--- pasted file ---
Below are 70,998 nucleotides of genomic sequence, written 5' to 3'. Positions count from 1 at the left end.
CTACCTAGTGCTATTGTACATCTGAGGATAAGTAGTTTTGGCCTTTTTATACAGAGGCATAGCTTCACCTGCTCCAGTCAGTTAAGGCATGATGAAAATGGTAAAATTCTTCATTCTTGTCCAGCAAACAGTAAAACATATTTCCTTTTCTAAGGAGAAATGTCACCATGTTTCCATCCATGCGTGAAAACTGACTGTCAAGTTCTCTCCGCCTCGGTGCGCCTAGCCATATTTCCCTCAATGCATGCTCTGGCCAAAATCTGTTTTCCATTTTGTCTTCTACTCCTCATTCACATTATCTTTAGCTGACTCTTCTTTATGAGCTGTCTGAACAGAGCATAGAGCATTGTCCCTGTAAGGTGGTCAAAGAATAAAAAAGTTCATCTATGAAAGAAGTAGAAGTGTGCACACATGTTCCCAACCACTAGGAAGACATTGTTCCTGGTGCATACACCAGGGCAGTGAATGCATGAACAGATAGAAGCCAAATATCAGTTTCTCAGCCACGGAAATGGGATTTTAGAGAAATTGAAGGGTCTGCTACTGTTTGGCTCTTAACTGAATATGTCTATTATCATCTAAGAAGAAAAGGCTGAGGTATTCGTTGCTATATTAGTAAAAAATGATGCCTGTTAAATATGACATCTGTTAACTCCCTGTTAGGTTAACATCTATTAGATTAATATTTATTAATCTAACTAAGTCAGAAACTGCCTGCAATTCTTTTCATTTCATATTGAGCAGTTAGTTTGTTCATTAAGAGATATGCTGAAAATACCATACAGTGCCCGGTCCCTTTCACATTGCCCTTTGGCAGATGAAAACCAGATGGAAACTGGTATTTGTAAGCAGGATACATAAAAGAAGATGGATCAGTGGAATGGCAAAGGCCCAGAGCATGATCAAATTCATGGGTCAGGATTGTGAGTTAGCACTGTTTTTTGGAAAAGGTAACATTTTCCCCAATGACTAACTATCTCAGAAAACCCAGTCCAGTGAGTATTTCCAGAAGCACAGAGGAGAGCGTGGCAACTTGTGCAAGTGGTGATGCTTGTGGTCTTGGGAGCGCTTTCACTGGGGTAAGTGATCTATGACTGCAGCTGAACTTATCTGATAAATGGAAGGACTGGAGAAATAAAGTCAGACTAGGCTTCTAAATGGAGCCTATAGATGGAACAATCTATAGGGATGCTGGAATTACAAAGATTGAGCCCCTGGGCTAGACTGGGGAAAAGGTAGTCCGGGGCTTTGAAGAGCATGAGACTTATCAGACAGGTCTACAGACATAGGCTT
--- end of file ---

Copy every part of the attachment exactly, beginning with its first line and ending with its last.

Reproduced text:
Below are 70,998 nucleotides of genomic sequence, written 5' to 3'. Positions count from 1 at the left end.
CTACCTAGTGCTATTGTACATCTGAGGATAAGTAGTTTTGGCCTTTTTATACAGAGGCATAGCTTCACCTGCTCCAGTCAGTTAAGGCATGATGAAAATGGTAAAATTCTTCATTCTTGTCCAGCAAACAGTAAAACATATTTCCTTTTCTAAGGAGAAATGTCACCATGTTTCCATCCATGCGTGAAAACTGACTGTCAAGTTCTCTCCGCCTCGGTGCGCCTAGCCATATTTCCCTCAATGCATGCTCTGGCCAAAATCTGTTTTCCATTTTGTCTTCTACTCCTCATTCACATTATCTTTAGCTGACTCTTCTTTATGAGCTGTCTGAACAGAGCATAGAGCATTGTCCCTGTAAGGTGGTCAAAGAATAAAAAAGTTCATCTATGAAAGAAGTAGAAGTGTGCACACATGTTCCCAACCACTAGGAAGACATTGTTCCTGGTGCATACACCAGGGCAGTGAATGCATGAACAGATAGAAGCCAAATATCAGTTTCTCAGCCACGGAAATGGGATTTTAGAGAAATTGAAGGGTCTGCTACTGTTTGGCTCTTAACTGAATATGTCTATTATCATCTAAGAAGAAAAGGCTGAGGTATTCGTTGCTATATTAGTAAAAAATGATGCCTGTTAAATATGACATCTGTTAACTCCCTGTTAGGTTAACATCTATTAGATTAATATTTATTAATCTAACTAAGTCAGAAACTGCCTGCAATTCTTTTCATTTCATATTGAGCAGTTAGTTTGTTCATTAAGAGATATGCTGAAAATACCATACAGTGCCCGGTCCCTTTCACATTGCCCTTTGGCAGATGAAAACCAGATGGAAACTGGTATTTGTAAGCAGGATACATAAAAGAAGATGGATCAGTGGAATGGCAAAGGCCCAGAGCATGATCAAATTCATGGGTCAGGATTGTGAGTTAGCACTGTTTTTTGGAAAAGGTAACATTTTCCCCAATGACTAACTATCTCAGAAAACCCAGTCCAGTGAGTATTTCCAGAAGCACAGAGGAGAGCGTGGCAACTTGTGCAAGTGGTGATGCTTGTGGTCTTGGGAGCGCTTTCACTGGGGTAAGTGATCTATGACTGCAGCTGAACTTATCTGATAAATGGAAGGACTGGAGAAATAAAGTCAGACTAGGCTTCTAAATGGAGCCTATAGATGGAACAATCTATAGGGATGCTGGAATTACAAAGATTGAGCCCCTGGGCTAGACTGGGGAAAAGGTAGTCCGGGGCTTTGAAGAGCATGAGACTTATCAGACAGGTCTACAGACATAGGCTT